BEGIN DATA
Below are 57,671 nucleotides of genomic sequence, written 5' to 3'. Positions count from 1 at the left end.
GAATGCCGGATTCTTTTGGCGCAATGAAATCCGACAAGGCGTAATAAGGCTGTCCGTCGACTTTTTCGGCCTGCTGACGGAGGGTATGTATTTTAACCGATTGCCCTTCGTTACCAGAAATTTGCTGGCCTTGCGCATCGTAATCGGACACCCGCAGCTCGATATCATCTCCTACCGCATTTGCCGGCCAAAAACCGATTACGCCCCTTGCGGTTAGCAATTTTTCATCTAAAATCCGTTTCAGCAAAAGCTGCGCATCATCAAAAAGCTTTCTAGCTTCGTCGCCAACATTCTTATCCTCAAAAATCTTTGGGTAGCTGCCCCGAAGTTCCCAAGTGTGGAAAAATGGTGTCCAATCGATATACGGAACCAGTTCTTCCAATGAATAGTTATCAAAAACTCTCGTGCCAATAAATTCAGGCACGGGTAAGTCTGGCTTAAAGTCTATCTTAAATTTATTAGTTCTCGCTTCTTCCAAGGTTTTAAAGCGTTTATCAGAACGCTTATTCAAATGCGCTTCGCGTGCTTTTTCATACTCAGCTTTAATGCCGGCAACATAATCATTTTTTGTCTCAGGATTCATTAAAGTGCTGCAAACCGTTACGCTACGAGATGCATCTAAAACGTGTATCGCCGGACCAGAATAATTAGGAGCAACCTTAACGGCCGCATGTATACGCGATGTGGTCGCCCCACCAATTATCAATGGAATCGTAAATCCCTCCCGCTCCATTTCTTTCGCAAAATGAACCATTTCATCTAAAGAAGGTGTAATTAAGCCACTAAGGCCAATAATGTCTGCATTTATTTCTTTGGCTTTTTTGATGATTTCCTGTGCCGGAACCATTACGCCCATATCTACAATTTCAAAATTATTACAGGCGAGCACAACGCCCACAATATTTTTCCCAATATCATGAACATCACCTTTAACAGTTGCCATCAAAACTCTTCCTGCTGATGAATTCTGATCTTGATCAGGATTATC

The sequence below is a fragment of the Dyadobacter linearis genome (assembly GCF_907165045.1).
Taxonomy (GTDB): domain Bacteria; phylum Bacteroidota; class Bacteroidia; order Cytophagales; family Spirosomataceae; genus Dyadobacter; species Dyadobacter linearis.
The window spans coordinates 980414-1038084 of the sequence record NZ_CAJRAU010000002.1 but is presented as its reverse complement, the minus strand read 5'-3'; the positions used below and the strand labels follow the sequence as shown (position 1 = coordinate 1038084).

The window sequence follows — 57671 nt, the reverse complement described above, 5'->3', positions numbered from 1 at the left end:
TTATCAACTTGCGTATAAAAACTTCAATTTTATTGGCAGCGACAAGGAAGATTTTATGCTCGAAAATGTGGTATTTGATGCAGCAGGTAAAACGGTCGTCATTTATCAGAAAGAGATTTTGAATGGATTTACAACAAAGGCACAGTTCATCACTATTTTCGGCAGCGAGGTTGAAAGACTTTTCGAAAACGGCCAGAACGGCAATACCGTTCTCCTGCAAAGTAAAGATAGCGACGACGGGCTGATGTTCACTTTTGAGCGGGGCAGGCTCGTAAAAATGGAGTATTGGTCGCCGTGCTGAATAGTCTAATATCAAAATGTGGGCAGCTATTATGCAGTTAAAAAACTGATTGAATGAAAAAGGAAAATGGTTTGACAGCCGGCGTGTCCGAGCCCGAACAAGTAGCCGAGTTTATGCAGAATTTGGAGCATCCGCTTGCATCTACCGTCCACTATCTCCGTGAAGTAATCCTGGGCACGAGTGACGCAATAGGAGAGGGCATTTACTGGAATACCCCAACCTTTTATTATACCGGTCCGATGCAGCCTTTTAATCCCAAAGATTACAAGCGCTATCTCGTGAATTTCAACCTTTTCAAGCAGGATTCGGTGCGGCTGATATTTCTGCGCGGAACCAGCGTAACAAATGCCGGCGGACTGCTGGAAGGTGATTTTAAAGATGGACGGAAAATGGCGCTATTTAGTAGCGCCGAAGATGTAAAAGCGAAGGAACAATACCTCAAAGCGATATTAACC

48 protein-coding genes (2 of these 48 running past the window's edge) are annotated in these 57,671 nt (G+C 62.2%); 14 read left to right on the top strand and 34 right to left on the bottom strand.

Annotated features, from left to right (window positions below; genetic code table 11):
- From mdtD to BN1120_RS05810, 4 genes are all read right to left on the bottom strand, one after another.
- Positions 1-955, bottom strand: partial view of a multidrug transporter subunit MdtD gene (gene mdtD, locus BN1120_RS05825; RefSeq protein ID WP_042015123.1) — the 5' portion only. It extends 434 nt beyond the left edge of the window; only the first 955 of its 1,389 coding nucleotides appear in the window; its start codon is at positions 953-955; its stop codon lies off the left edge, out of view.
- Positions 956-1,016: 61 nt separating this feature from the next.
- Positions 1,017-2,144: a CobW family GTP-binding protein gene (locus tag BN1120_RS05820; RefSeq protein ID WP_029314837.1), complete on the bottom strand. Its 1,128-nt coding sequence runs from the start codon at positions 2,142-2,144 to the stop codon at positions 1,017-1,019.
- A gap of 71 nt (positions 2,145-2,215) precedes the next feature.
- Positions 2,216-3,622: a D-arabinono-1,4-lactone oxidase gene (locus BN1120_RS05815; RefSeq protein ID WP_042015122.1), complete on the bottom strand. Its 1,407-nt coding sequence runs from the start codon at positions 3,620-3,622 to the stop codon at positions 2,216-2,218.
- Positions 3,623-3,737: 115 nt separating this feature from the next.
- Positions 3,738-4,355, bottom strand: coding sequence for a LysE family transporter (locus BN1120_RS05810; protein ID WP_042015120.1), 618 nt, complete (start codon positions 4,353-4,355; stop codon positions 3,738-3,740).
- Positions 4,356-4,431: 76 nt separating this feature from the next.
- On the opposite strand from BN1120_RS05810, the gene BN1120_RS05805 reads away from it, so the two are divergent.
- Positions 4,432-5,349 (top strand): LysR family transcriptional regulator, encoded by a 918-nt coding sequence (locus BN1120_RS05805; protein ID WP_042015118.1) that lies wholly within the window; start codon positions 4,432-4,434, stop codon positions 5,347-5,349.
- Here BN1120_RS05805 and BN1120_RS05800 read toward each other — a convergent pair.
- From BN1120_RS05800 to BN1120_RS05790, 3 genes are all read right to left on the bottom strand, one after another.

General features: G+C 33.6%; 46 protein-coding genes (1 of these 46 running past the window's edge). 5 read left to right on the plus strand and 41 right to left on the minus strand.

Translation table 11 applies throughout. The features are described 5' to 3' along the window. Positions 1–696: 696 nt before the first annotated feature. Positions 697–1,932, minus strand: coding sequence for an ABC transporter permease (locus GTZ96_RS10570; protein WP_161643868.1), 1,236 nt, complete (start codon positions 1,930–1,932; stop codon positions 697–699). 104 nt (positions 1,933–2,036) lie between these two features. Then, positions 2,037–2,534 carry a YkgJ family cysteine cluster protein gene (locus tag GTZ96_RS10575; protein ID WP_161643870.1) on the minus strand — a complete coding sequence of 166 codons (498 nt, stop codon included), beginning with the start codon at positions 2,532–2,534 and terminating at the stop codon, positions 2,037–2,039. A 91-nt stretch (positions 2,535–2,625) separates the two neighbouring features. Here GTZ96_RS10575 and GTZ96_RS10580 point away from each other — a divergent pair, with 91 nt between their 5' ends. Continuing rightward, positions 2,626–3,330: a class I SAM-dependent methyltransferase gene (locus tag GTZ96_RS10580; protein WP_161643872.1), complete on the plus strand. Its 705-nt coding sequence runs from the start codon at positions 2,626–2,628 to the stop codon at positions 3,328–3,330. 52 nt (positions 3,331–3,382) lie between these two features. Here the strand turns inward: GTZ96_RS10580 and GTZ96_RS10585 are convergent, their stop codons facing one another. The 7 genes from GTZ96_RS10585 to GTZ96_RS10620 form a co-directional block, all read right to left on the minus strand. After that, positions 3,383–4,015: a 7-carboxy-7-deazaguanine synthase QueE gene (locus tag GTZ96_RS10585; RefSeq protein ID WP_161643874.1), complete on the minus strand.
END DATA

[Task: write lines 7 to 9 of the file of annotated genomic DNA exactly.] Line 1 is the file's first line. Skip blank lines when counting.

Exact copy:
TTATCAACTTGCGTATAAAAACTTCAATTTTATTGGCAGCGACAAGGAAGATTTTATGCTCGAAAATGTGGTATTTGATGCAGCAGGTAAAACGGTCGTCATTTATCAGAAAGAGATTTTGAATGGATTTACAACAAAGGCACAGTTCATCACTATTTTCGGCAGCGAGGTTGAAAGACTTTTCGAAAACGGCCAGAACGGCAATACCGTTCTCCTGCAAAGTAAAGATAGCGACGACGGGCTGATGTTCACTTTTGAGCGGGGCAGGCTCGTAAAAATGGAGTATTGGTCGCCGTGCTGAATAGTCTAATATCAAAATGTGGGCAGCTATTATGCAGTTAAAAAACTGATTGAATGAAAAAGGAAAATGGTTTGACAGCCGGCGTGTCCGAGCCCGAACAAGTAGCCGAGTTTATGCAGAATTTGGAGCATCCGCTTGCATCTACCGTCCACTATCTCCGTGAAGTAATCCTGGGCACGAGTGACGCAATAGGAGAGGGCATTTACTGGAATACCCCAACCTTTTATTATACCGGTCCGATGCAGCCTTTTAATCCCAAAGATTACAAGCGCTATCTCGTGAATTTCAACCTTTTCAAGCAGGATTCGGTGCGGCTGATATTTCTGCGCGGAACCAGCGTAACAAATGCCGGCGGACTGCTGGAAGGTGATTTTAAAGATGGACGGAAAATGGCGCTATTTAGTAGCGCCGAAGATGTAAAAGCGAAGGAACAATACCTCAAAGCGATATTAACC

48 protein-coding genes (2 of these 48 running past the window's edge) are annotated in these 57,671 nt (G+C 62.2%); 14 read left to right on the top strand and 34 right to left on the bottom strand.

Annotated features, from left to right (window positions below; genetic code table 11):